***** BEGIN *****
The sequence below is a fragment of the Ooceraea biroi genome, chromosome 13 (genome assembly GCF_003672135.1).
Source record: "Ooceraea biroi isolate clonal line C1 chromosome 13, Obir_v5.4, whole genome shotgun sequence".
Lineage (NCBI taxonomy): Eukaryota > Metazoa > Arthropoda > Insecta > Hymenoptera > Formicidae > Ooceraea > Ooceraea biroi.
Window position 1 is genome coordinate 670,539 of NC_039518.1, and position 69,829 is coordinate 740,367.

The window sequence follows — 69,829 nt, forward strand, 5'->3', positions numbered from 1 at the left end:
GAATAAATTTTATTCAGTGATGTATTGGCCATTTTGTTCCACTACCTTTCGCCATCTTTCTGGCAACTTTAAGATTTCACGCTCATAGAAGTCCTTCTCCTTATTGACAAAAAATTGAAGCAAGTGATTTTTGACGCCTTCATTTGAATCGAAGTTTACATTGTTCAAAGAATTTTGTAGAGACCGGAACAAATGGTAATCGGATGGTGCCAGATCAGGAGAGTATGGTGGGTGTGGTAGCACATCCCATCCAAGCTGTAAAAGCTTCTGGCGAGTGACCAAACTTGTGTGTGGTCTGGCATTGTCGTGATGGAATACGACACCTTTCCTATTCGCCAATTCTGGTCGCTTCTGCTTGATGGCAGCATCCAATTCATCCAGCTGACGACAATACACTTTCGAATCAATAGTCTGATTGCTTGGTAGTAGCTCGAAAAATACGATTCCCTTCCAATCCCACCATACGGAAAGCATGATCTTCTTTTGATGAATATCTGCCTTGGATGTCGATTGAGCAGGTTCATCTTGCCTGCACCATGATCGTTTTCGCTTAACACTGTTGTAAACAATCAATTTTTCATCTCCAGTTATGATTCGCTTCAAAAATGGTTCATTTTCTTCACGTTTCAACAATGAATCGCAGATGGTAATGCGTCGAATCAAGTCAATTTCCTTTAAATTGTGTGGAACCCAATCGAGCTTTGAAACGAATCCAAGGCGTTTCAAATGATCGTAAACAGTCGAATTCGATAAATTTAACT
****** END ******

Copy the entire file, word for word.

The sequence below is a fragment of the Ooceraea biroi genome, chromosome 13 (genome assembly GCF_003672135.1).
Source record: "Ooceraea biroi isolate clonal line C1 chromosome 13, Obir_v5.4, whole genome shotgun sequence".
Lineage (NCBI taxonomy): Eukaryota > Metazoa > Arthropoda > Insecta > Hymenoptera > Formicidae > Ooceraea > Ooceraea biroi.
Window position 1 is genome coordinate 670,539 of NC_039518.1, and position 69,829 is coordinate 740,367.

The window sequence follows — 69,829 nt, forward strand, 5'->3', positions numbered from 1 at the left end:
GAATAAATTTTATTCAGTGATGTATTGGCCATTTTGTTCCACTACCTTTCGCCATCTTTCTGGCAACTTTAAGATTTCACGCTCATAGAAGTCCTTCTCCTTATTGACAAAAAATTGAAGCAAGTGATTTTTGACGCCTTCATTTGAATCGAAGTTTACATTGTTCAAAGAATTTTGTAGAGACCGGAACAAATGGTAATCGGATGGTGCCAGATCAGGAGAGTATGGTGGGTGTGGTAGCACATCCCATCCAAGCTGTAAAAGCTTCTGGCGAGTGACCAAACTTGTGTGTGGTCTGGCATTGTCGTGATGGAATACGACACCTTTCCTATTCGCCAATTCTGGTCGCTTCTGCTTGATGGCAGCATCCAATTCATCCAGCTGACGACAATACACTTTCGAATCAATAGTCTGATTGCTTGGTAGTAGCTCGAAAAATACGATTCCCTTCCAATCCCACCATACGGAAAGCATGATCTTCTTTTGATGAATATCTGCCTTGGATGTCGATTGAGCAGGTTCATCTTGCCTGCACCATGATCGTTTTCGCTTAACACTGTTGTAAACAATCAATTTTTCATCTCCAGTTATGATTCGCTTCAAAAATGGTTCATTTTCTTCACGTTTCAACAATGAATCGCAGATGGTAATGCGTCGAATCAAGTCAATTTCCTTTAAATTGTGTGGAACCCAATCGAGCTTTGAAACGAATCCAAGGCGTTTCAAATGATCGTAAACAGTCGAATTCGATAAATTTAACT